To read news coverage of the anti-insurance bill that Republicans passed instead of a 20-week ban on abortion, you’d think the new bill is no big deal. In reality, though, it’s just as bad in most ways.
Since the Supreme Court gave people in the United States the legal right to abortion care with Roe v. Wade 42 years ago, residents of historically “safe” states have too frequently taken our access to reproductive rights for granted.
The percentage of Americans without health insurance has decreased dramatically since the implementation of the Affordable Care Act’s (ACA) individual mandate, according to new polling by Gallup.
A Missouri lawmaker last week pre-filed a bill that could revoke the licenses of insurers who offer plans through the Affordable Care Act, directly undermining the federal health law and making affordable health insurance more difficult to find for many Missourians.
South Carolina lawmakers, in their first opportunity to pre-file bills ahead of the 2015-2016 legislative session, last week submitted at least eight anti-choice bills to be taken up next year, featuring an array of radical abortion restrictions pushed by anti-choice legislators across the country.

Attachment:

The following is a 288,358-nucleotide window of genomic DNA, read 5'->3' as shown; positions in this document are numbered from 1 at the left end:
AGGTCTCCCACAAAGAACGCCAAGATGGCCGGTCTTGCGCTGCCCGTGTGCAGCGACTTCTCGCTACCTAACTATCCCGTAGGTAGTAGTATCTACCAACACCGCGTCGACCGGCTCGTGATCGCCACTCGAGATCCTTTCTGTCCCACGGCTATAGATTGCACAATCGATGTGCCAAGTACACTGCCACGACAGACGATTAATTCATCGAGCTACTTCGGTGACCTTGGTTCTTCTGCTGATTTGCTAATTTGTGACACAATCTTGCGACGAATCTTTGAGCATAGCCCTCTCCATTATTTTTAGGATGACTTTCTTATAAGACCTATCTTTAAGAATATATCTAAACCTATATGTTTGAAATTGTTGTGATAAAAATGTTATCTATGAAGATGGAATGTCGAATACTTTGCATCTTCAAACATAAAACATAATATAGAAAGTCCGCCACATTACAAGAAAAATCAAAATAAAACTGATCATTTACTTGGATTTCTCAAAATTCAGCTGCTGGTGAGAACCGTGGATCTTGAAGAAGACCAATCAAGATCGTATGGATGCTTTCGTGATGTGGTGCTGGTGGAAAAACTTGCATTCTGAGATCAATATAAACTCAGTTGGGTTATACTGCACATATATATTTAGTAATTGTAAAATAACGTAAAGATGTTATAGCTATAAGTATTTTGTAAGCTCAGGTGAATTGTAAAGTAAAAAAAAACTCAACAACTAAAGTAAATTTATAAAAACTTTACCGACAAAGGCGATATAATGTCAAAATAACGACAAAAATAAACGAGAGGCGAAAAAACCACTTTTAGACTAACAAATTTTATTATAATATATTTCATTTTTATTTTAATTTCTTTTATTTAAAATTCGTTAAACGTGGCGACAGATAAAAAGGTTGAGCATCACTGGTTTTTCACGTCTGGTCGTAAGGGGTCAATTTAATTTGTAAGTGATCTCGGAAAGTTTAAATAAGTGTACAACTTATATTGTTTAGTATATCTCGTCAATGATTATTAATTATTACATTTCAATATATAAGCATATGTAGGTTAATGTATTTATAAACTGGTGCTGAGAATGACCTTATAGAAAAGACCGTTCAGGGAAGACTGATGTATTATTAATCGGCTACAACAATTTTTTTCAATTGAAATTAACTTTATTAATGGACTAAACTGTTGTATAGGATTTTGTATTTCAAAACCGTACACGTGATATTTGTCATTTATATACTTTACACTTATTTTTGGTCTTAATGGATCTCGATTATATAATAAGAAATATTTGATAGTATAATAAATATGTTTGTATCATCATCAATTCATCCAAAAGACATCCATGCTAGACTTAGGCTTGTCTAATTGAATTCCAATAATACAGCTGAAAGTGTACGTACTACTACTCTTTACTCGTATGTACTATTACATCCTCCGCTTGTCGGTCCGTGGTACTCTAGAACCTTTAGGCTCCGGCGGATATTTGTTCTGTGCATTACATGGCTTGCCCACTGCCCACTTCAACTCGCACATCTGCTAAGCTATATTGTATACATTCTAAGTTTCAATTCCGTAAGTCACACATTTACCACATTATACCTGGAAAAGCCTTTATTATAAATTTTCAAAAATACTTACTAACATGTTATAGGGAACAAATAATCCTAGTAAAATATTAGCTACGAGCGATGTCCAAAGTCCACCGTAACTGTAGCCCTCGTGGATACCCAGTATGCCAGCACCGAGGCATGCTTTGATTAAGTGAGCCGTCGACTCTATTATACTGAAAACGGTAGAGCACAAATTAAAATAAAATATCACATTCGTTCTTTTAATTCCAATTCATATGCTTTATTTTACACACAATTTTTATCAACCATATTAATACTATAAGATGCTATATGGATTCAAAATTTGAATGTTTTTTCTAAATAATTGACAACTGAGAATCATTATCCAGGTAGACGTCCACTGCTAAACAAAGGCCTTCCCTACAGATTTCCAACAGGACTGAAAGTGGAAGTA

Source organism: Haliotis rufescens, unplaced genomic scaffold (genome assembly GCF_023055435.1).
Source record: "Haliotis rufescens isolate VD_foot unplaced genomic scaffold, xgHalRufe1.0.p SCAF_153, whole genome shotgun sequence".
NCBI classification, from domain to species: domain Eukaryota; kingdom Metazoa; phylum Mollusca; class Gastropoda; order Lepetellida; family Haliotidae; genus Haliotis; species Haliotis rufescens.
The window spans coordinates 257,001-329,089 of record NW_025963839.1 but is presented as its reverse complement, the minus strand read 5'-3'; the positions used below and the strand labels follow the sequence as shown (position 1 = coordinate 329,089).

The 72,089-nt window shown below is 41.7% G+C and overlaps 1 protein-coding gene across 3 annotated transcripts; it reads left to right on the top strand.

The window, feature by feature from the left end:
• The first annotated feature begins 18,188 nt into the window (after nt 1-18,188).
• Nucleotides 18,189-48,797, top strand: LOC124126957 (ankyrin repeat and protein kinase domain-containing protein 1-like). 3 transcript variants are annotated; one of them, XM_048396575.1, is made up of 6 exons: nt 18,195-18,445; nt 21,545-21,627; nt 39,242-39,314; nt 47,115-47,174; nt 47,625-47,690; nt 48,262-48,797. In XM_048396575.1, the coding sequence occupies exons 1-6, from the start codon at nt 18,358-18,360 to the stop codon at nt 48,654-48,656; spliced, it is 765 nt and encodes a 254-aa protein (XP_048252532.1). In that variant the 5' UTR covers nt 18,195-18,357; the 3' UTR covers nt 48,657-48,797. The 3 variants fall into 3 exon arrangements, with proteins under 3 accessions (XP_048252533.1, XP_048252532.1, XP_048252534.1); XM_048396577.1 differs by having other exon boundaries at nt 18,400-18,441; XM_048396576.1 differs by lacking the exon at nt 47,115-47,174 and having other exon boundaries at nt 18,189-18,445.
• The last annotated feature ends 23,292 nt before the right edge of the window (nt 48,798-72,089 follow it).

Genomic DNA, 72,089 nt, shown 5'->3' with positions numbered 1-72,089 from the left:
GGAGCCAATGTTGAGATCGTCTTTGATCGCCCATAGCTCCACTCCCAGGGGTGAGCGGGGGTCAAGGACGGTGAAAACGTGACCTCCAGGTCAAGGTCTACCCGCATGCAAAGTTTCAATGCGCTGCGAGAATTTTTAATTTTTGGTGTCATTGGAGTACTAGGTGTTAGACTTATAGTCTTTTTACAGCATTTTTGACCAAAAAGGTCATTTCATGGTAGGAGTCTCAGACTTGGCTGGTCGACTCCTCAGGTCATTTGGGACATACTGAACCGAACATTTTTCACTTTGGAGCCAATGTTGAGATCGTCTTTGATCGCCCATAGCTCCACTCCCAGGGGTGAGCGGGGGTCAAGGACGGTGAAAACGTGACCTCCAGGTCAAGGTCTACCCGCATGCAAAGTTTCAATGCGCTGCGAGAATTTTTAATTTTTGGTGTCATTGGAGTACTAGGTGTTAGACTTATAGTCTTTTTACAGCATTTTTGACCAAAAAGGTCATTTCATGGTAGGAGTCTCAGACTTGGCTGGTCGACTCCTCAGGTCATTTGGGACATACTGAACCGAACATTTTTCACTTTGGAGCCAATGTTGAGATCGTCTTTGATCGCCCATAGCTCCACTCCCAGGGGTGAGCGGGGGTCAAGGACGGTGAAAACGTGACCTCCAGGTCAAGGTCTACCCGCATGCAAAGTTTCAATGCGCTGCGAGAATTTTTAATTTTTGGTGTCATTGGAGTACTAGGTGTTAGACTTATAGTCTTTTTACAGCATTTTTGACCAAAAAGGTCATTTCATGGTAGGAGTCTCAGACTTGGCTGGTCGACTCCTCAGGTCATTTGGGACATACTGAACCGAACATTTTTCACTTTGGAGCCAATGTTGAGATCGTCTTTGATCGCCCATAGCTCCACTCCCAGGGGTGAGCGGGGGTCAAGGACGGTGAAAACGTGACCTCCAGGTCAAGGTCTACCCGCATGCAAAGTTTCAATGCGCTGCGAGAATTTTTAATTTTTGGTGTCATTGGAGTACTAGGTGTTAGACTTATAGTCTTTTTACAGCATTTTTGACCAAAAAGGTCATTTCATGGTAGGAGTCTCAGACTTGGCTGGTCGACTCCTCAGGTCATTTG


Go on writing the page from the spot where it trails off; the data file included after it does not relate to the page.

Kansas Republicans blocked a proposal to create a special panel to investigate possible ethics violations in the operation of KanCare, the state’s $3 billion privatized Medicaid program.
The lawsuit claims the administration abused its authority in delaying the implementation of a key portion of the Affordable Care Act.
In a key win for the Obama administration, D.C. Circuit Court of Appeals Judge Nina Pillard authored an opinion that should put to rest any remaining legal threats to the contraception benefit.
A new report from Choices in Childbirth adds to a body of evidence that doula care should be included in health plans and made available to all women, particularly women of color, who face disproportionate rates of maternal and infant mortality in the United States.
The Affordable Care Act will be gutted by the summer if challengers get their way before the Roberts Court.